Thursday, January 10, 2013

This Just in for 2013 - Atkins beats out Paleo for the best diet

Yippie!, for the low carb diet!  (OH, as a woo-fueled low-carb jihaddist, I just had to start with this.  Sorry, and now, where was I?)

US News and World report has released it's yearly popularity poll comprehensive study of the best diets.  This year was even better, since the panel of experts did exhaustive and robust research.

The result?  The Atkins beat out the Paleo diet.  In fact, the Paleo diet came in dead last this year.  Na na na na na.

I sure am glad the research was so robust as to winnow all that mess down the bestest and highest diets, like the experts own DASH diet, which for most of us, just means that clothing store the Kardashians have in Calabasas, not something you do so your butt will look smaller.  And THANK GOODNESS doe's beechs of paleo weeeeded out that awful dangerous and disastrous epi-paleo guru before that disastrous and dangerous epi-paleo diet entered into the running.

There is an interesting category this year, the best diet for type 2 diabetes.  It is interesting because it finally outs what researchers have been hiding from us all along, and that is the great results that diabetics have been having on the diets that are on the top of this list.  The experts polled seem to have an affinity for the vegetarian plans.  I guess the cat is out of the bag that eating meat causes lots of problems with your insulin.  Here's the study.  [Note:  I'll have to fix that link as soon as some sort of study like that actually gets published, Ed.]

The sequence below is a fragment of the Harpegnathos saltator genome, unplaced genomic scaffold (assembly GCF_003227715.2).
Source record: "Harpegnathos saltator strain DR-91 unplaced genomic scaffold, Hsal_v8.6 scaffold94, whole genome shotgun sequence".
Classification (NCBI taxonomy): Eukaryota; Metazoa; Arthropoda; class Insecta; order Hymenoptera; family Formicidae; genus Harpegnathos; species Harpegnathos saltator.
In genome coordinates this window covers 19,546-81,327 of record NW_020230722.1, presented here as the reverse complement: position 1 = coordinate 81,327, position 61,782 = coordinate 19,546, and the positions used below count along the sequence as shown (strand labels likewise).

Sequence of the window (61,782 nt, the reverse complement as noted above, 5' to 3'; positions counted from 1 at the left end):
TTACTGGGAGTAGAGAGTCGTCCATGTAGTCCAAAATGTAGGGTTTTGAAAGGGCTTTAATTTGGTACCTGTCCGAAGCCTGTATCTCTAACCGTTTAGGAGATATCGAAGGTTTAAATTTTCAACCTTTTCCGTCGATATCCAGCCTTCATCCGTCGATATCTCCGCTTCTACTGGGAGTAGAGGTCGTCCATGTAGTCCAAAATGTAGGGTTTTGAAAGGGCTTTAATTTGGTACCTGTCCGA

While I can certainly understand why the weighty obesity and diet experts are cautious about recommending any diet that does not have the gold-standard, crossover, multi-attitudinal, randomized, blind clinical study, I was not aware of all the great studies that have been going on at the leading edge of the oncoming wave of the tsunami that is obesity research.  Diets such as the "Biggest Loser", "Flexitarian" and "Engine 2" diets have washed up onto the scene only recently, and the trials have resulted in positive results for obesity, heart disease and type 2 diabetes.  This is why they received much higher scores than those scantily-data'd lower carb diets.  You can read about all these studies here here and here. [Sorrrrry again, maybe someday I'll get around to fixing this, Ed.]

One take-away I got from this groundbreaking and robust study is that it exceeded even my expectations of a study where the percentage of registered dietitians exceeded 50 percent.

1 comment:

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